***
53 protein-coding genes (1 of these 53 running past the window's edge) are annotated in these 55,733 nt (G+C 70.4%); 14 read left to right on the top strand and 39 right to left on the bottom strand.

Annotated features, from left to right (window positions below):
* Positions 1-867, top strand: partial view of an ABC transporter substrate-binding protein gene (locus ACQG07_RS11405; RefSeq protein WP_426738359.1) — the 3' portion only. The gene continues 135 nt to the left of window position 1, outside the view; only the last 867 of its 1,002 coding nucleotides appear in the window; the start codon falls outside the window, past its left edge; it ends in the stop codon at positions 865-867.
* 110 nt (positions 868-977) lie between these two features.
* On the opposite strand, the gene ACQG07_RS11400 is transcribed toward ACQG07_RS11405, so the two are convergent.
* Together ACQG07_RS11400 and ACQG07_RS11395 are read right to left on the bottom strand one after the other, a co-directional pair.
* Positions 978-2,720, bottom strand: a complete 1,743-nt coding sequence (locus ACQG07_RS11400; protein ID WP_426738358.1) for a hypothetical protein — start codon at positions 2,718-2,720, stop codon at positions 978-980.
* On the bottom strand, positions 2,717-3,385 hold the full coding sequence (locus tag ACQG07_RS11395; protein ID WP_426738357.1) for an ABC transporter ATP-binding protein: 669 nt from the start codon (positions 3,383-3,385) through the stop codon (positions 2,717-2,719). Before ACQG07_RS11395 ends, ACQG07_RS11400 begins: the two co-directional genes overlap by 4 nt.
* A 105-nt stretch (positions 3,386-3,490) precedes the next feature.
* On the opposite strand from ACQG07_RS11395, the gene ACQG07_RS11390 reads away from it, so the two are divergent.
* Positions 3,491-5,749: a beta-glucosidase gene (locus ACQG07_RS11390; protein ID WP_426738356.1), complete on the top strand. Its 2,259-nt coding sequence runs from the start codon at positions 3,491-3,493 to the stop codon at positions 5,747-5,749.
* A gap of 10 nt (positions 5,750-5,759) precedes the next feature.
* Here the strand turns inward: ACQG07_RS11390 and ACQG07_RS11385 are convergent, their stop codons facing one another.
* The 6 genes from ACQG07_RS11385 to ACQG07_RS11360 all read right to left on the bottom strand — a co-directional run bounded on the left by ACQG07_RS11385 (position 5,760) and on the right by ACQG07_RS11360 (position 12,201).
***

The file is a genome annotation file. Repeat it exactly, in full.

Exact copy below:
53 protein-coding genes (1 of these 53 running past the window's edge) are annotated in these 55,733 nt (G+C 70.4%); 14 read left to right on the top strand and 39 right to left on the bottom strand.

Annotated features, from left to right (window positions below):
* Positions 1-867, top strand: partial view of an ABC transporter substrate-binding protein gene (locus ACQG07_RS11405; RefSeq protein WP_426738359.1) — the 3' portion only. The gene continues 135 nt to the left of window position 1, outside the view; only the last 867 of its 1,002 coding nucleotides appear in the window; the start codon falls outside the window, past its left edge; it ends in the stop codon at positions 865-867.
* 110 nt (positions 868-977) lie between these two features.
* On the opposite strand, the gene ACQG07_RS11400 is transcribed toward ACQG07_RS11405, so the two are convergent.
* Together ACQG07_RS11400 and ACQG07_RS11395 are read right to left on the bottom strand one after the other, a co-directional pair.
* Positions 978-2,720, bottom strand: a complete 1,743-nt coding sequence (locus ACQG07_RS11400; protein ID WP_426738358.1) for a hypothetical protein — start codon at positions 2,718-2,720, stop codon at positions 978-980.
* On the bottom strand, positions 2,717-3,385 hold the full coding sequence (locus tag ACQG07_RS11395; protein ID WP_426738357.1) for an ABC transporter ATP-binding protein: 669 nt from the start codon (positions 3,383-3,385) through the stop codon (positions 2,717-2,719). Before ACQG07_RS11395 ends, ACQG07_RS11400 begins: the two co-directional genes overlap by 4 nt.
* A 105-nt stretch (positions 3,386-3,490) precedes the next feature.
* On the opposite strand from ACQG07_RS11395, the gene ACQG07_RS11390 reads away from it, so the two are divergent.
* Positions 3,491-5,749: a beta-glucosidase gene (locus ACQG07_RS11390; protein ID WP_426738356.1), complete on the top strand. Its 2,259-nt coding sequence runs from the start codon at positions 3,491-3,493 to the stop codon at positions 5,747-5,749.
* A gap of 10 nt (positions 5,750-5,759) precedes the next feature.
* Here the strand turns inward: ACQG07_RS11390 and ACQG07_RS11385 are convergent, their stop codons facing one another.
* The 6 genes from ACQG07_RS11385 to ACQG07_RS11360 all read right to left on the bottom strand — a co-directional run bounded on the left by ACQG07_RS11385 (position 5,760) and on the right by ACQG07_RS11360 (position 12,201).